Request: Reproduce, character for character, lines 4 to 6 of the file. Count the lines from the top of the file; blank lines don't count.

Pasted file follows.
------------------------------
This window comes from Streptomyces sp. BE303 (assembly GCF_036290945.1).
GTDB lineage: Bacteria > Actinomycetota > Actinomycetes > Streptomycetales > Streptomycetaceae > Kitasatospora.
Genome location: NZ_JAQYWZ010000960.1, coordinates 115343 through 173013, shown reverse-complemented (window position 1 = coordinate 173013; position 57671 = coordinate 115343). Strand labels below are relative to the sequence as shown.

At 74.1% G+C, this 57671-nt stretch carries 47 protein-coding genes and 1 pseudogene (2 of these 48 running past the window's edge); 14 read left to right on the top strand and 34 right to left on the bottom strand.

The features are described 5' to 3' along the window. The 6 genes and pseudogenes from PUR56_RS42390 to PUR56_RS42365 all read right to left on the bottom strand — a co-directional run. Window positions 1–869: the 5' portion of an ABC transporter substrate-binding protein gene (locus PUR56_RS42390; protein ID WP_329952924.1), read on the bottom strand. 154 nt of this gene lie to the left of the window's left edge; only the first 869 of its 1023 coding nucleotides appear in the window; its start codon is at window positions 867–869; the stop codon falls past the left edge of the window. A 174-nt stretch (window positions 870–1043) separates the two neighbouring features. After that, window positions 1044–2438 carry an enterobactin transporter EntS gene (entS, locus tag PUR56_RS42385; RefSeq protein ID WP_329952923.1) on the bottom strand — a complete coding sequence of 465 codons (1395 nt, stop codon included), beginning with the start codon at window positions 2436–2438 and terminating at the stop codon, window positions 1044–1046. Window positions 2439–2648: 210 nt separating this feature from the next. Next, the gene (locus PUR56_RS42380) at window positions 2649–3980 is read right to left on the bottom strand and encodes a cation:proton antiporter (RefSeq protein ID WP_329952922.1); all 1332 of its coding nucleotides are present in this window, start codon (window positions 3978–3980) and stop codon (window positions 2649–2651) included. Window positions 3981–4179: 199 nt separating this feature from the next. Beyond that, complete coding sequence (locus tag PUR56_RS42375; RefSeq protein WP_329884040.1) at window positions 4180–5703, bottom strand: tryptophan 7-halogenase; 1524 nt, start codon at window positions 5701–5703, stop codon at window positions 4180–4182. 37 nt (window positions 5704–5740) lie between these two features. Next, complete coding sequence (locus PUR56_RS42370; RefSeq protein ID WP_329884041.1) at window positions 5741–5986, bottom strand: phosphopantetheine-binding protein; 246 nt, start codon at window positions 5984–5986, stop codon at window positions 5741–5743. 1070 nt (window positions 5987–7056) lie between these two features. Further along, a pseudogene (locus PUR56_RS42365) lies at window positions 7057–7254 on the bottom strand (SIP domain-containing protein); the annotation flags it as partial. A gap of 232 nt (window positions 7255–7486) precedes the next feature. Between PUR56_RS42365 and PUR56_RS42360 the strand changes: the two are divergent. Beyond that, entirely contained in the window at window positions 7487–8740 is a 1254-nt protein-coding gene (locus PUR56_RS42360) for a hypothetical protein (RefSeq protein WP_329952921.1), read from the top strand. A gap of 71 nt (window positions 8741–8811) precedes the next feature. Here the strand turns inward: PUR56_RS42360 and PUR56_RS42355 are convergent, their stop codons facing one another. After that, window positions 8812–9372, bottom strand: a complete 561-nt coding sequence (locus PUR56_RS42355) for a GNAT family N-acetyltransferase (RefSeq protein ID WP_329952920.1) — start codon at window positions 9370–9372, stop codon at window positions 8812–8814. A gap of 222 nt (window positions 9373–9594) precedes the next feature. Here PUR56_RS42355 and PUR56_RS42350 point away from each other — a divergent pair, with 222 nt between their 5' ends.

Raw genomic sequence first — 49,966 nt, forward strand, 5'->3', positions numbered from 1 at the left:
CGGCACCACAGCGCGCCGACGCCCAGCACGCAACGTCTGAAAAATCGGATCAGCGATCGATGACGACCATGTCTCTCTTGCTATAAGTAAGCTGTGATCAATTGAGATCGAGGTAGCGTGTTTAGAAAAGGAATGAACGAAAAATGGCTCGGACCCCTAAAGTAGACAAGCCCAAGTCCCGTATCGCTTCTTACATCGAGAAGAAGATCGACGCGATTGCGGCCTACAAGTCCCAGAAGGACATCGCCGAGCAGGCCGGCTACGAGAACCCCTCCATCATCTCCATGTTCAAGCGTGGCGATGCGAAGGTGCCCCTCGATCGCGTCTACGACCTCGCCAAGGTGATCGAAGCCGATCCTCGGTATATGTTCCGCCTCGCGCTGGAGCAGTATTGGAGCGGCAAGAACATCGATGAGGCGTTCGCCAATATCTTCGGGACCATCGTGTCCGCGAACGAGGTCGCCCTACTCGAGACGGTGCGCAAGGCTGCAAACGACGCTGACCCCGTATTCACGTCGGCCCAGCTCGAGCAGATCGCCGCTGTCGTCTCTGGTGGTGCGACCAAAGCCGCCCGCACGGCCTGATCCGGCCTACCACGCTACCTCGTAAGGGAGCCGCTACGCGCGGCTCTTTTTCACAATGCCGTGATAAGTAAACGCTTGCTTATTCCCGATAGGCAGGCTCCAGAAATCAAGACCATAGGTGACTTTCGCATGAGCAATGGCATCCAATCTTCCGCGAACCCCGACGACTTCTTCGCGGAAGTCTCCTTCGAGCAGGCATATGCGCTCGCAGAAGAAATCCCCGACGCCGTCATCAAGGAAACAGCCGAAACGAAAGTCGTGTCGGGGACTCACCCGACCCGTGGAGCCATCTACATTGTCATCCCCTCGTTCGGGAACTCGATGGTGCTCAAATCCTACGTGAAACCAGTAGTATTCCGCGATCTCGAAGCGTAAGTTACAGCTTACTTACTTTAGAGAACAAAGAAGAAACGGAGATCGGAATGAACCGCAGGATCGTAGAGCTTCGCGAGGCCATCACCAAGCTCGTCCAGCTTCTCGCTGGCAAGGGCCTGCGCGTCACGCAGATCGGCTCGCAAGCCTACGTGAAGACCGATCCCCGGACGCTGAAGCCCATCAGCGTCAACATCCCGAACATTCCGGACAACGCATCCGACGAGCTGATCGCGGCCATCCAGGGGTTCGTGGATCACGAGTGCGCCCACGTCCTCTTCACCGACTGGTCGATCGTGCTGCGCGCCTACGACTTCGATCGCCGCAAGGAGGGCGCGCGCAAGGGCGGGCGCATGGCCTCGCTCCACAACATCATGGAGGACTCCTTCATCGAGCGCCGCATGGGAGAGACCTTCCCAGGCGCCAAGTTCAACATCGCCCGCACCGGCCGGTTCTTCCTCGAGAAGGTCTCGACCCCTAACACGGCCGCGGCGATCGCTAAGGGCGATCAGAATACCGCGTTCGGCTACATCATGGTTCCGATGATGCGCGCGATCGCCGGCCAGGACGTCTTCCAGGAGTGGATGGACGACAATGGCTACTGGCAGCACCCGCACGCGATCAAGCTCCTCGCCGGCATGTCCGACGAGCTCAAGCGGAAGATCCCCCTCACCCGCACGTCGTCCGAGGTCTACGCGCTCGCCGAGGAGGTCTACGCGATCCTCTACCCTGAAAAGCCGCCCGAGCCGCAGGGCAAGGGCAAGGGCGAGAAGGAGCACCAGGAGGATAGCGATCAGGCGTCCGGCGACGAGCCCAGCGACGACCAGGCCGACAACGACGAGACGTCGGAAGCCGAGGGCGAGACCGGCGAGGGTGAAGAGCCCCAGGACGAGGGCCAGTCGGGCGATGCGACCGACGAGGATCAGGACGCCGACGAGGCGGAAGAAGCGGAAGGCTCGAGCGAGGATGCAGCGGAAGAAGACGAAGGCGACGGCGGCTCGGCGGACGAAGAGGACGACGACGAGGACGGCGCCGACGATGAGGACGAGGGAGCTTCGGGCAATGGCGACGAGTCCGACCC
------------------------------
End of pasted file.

At 74.1% G+C, this 57671-nt stretch carries 47 protein-coding genes and 1 pseudogene (2 of these 48 running past the window's edge); 14 read left to right on the top strand and 34 right to left on the bottom strand.

The features are described 5' to 3' along the window. The 6 genes and pseudogenes from PUR56_RS42390 to PUR56_RS42365 all read right to left on the bottom strand — a co-directional run. Window positions 1–869: the 5' portion of an ABC transporter substrate-binding protein gene (locus PUR56_RS42390; protein ID WP_329952924.1), read on the bottom strand. 154 nt of this gene lie to the left of the window's left edge; only the first 869 of its 1023 coding nucleotides appear in the window; its start codon is at window positions 867–869; the stop codon falls past the left edge of the window. A 174-nt stretch (window positions 870–1043) separates the two neighbouring features. After that, window positions 1044–2438 carry an enterobactin transporter EntS gene (entS, locus tag PUR56_RS42385; RefSeq protein ID WP_329952923.1) on the bottom strand — a complete coding sequence of 465 codons (1395 nt, stop codon included), beginning with the start codon at window positions 2436–2438 and terminating at the stop codon, window positions 1044–1046. Window positions 2439–2648: 210 nt separating this feature from the next. Next, the gene (locus PUR56_RS42380) at window positions 2649–3980 is read right to left on the bottom strand and encodes a cation:proton antiporter (RefSeq protein ID WP_329952922.1); all 1332 of its coding nucleotides are present in this window, start codon (window positions 3978–3980) and stop codon (window positions 2649–2651) included. Window positions 3981–4179: 199 nt separating this feature from the next. Beyond that, complete coding sequence (locus tag PUR56_RS42375; RefSeq protein WP_329884040.1) at window positions 4180–5703, bottom strand: tryptophan 7-halogenase; 1524 nt, start codon at window positions 5701–5703, stop codon at window positions 4180–4182. 37 nt (window positions 5704–5740) lie between these two features. Next, complete coding sequence (locus PUR56_RS42370; RefSeq protein ID WP_329884041.1) at window positions 5741–5986, bottom strand: phosphopantetheine-binding protein; 246 nt, start codon at window positions 5984–5986, stop codon at window positions 5741–5743. 1070 nt (window positions 5987–7056) lie between these two features. Further along, a pseudogene (locus PUR56_RS42365) lies at window positions 7057–7254 on the bottom strand (SIP domain-containing protein); the annotation flags it as partial. A gap of 232 nt (window positions 7255–7486) precedes the next feature. Between PUR56_RS42365 and PUR56_RS42360 the strand changes: the two are divergent. Beyond that, entirely contained in the window at window positions 7487–8740 is a 1254-nt protein-coding gene (locus PUR56_RS42360) for a hypothetical protein (RefSeq protein WP_329952921.1), read from the top strand. A gap of 71 nt (window positions 8741–8811) precedes the next feature. Here the strand turns inward: PUR56_RS42360 and PUR56_RS42355 are convergent, their stop codons facing one another. After that, window positions 8812–9372, bottom strand: a complete 561-nt coding sequence (locus PUR56_RS42355) for a GNAT family N-acetyltransferase (RefSeq protein ID WP_329952920.1) — start codon at window positions 9370–9372, stop codon at window positions 8812–8814. A gap of 222 nt (window positions 9373–9594) precedes the next feature. Here PUR56_RS42355 and PUR56_RS42350 point away from each other — a divergent pair, with 222 nt between their 5' ends.

Raw genomic sequence first — 49,966 nt, forward strand, 5'->3', positions numbered from 1 at the left: